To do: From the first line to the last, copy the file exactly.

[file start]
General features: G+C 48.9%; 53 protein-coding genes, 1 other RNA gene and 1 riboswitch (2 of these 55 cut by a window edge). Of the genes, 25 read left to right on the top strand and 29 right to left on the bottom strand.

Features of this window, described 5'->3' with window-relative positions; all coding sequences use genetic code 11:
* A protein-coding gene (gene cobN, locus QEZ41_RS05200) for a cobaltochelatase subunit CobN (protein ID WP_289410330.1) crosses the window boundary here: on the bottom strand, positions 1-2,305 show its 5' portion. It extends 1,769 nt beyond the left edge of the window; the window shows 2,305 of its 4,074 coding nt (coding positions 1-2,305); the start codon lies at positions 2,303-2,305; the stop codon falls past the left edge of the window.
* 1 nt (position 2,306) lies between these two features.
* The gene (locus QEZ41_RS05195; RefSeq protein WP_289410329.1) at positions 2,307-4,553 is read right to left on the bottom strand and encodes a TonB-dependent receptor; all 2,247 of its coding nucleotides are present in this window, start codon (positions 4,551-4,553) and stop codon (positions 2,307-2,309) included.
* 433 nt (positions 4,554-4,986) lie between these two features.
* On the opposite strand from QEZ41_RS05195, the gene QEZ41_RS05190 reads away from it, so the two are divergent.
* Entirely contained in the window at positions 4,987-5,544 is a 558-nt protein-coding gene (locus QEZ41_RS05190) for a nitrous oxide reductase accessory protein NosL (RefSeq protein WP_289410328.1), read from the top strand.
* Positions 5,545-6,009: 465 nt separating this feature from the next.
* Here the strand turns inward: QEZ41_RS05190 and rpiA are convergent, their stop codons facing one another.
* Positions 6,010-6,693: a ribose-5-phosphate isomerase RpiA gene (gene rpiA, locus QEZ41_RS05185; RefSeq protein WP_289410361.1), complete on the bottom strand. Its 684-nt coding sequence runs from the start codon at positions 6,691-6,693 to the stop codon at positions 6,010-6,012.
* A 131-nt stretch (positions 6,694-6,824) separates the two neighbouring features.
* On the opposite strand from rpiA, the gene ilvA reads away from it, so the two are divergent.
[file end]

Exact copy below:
General features: G+C 48.9%; 53 protein-coding genes, 1 other RNA gene and 1 riboswitch (2 of these 55 cut by a window edge). Of the genes, 25 read left to right on the top strand and 29 right to left on the bottom strand.

Features of this window, described 5'->3' with window-relative positions; all coding sequences use genetic code 11:
* A protein-coding gene (gene cobN, locus QEZ41_RS05200) for a cobaltochelatase subunit CobN (protein ID WP_289410330.1) crosses the window boundary here: on the bottom strand, positions 1-2,305 show its 5' portion. It extends 1,769 nt beyond the left edge of the window; the window shows 2,305 of its 4,074 coding nt (coding positions 1-2,305); the start codon lies at positions 2,303-2,305; the stop codon falls past the left edge of the window.
* 1 nt (position 2,306) lies between these two features.
* The gene (locus QEZ41_RS05195; RefSeq protein WP_289410329.1) at positions 2,307-4,553 is read right to left on the bottom strand and encodes a TonB-dependent receptor; all 2,247 of its coding nucleotides are present in this window, start codon (positions 4,551-4,553) and stop codon (positions 2,307-2,309) included.
* 433 nt (positions 4,554-4,986) lie between these two features.
* On the opposite strand from QEZ41_RS05195, the gene QEZ41_RS05190 reads away from it, so the two are divergent.
* Entirely contained in the window at positions 4,987-5,544 is a 558-nt protein-coding gene (locus QEZ41_RS05190) for a nitrous oxide reductase accessory protein NosL (RefSeq protein WP_289410328.1), read from the top strand.
* Positions 5,545-6,009: 465 nt separating this feature from the next.
* Here the strand turns inward: QEZ41_RS05190 and rpiA are convergent, their stop codons facing one another.
* Positions 6,010-6,693: a ribose-5-phosphate isomerase RpiA gene (gene rpiA, locus QEZ41_RS05185; RefSeq protein WP_289410361.1), complete on the bottom strand. Its 684-nt coding sequence runs from the start codon at positions 6,691-6,693 to the stop codon at positions 6,010-6,012.
* A 131-nt stretch (positions 6,694-6,824) separates the two neighbouring features.
* On the opposite strand from rpiA, the gene ilvA reads away from it, so the two are divergent.